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ECONOMIC DIARY

WHILE the general election will be the primary concern, there are plenty of other economic data releases that traders should be watching out for over this short trading week.

This morning, we will find out how well the UK manufacturing sector thinks it is doing from the April purchasing managers’ index (PMI) at 9.30am. We will also get an update on consumer lending and final broad money supply data.

UK construction PMI is released on Wednesday, while Markit will update us on the strength of the Eurozone services sector. The indication at the moment is for expansion at a constant rate in April.

Across the Atlantic, the closely-watched ISM non-manufacturing survey will give us an idea of the health of the US services sector. According to forecasts, jobs data scheduled for release Wednesday should show that the private sector continue to add jobs in April. A positive number will boost analysts’ expectations for Friday’s non-farm payrolls data.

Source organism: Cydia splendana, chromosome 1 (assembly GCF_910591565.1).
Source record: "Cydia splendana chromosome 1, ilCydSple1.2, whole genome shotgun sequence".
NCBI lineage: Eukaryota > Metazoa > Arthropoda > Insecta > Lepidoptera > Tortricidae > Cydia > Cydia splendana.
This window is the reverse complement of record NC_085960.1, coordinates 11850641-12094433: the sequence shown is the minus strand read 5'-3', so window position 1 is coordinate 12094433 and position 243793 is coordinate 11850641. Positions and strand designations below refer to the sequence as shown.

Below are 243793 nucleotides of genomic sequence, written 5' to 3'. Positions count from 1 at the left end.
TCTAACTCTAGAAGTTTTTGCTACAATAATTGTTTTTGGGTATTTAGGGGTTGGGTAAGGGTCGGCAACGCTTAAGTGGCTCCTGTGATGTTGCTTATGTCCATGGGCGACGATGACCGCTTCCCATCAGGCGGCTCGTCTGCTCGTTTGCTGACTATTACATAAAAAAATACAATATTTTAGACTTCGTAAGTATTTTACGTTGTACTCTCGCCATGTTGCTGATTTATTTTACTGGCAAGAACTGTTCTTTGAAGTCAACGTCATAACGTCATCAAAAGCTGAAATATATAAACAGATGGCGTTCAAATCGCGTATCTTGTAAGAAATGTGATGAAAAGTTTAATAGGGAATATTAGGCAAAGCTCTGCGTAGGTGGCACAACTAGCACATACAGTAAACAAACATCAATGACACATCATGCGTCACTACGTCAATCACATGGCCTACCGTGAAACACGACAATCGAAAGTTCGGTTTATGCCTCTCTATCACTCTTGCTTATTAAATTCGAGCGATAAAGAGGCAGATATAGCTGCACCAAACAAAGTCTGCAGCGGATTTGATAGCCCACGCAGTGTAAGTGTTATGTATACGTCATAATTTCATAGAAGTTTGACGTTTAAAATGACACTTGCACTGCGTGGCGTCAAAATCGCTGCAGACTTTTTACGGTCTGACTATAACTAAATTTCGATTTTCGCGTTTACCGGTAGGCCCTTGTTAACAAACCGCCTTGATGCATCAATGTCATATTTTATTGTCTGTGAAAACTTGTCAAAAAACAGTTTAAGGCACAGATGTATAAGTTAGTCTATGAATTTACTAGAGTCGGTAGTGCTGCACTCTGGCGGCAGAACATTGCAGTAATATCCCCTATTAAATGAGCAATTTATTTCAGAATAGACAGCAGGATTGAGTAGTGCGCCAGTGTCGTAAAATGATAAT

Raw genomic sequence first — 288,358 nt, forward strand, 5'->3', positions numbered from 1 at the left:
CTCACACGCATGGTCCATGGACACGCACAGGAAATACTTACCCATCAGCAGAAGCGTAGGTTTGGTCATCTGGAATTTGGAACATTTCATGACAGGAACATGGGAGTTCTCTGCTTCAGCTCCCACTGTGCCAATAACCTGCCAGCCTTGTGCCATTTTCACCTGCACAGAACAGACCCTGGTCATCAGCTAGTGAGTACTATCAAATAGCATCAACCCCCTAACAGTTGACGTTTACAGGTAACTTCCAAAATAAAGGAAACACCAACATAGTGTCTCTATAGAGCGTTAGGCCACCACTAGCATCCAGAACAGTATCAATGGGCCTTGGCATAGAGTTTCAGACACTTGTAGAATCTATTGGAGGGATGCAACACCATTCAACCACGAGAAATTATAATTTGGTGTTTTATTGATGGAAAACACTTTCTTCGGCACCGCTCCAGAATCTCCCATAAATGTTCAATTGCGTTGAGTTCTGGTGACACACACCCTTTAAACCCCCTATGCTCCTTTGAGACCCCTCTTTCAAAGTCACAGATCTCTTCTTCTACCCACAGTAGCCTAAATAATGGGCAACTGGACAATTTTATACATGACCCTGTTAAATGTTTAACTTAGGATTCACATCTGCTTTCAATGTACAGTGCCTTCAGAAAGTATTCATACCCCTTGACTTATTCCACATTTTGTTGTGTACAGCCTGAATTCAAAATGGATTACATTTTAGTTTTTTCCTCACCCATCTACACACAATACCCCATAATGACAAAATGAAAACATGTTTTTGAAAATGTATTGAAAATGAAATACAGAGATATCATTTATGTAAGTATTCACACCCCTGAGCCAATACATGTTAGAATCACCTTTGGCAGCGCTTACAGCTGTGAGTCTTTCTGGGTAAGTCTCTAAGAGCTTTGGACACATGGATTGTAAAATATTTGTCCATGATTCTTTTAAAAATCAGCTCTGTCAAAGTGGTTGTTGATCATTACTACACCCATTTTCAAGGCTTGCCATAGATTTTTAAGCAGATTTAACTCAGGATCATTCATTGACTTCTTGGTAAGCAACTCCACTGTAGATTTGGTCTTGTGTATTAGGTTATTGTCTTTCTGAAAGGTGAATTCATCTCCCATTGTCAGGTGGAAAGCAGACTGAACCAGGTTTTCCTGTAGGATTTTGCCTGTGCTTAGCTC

Besides the election, Thursday is shaping up to be a busy day. The European Central Bank (ECB) is due to make its interest rate decision. The Greek bailout has provided a dramatic setting for the ECB’s announcement and press conference on Thursday, says Investec’s David Page. He adds that recent credit rating agency downgrades have revived the risk that Greek sovereign debt could become ineligible for ECB market operations – just one month after the Council amended rules to accommodate Greece.

He expects this to be a topic again, but is still looking for no other alteration in policy or outlook.

Federal Reserve chairman Ben Bernanke will be speaking at 2.20pm UK time. Given the raft of economic and political data due out at the end of the week, Thursday and Friday are likely to be volatile trading sessions. By Friday, we ought to have a clearer idea of the political situation in Britain, although a hung parliament may leave the outlook still clouded.

But US jobs data should be positive – analysts are on average expecting a rise in the number of employed of about 175,000.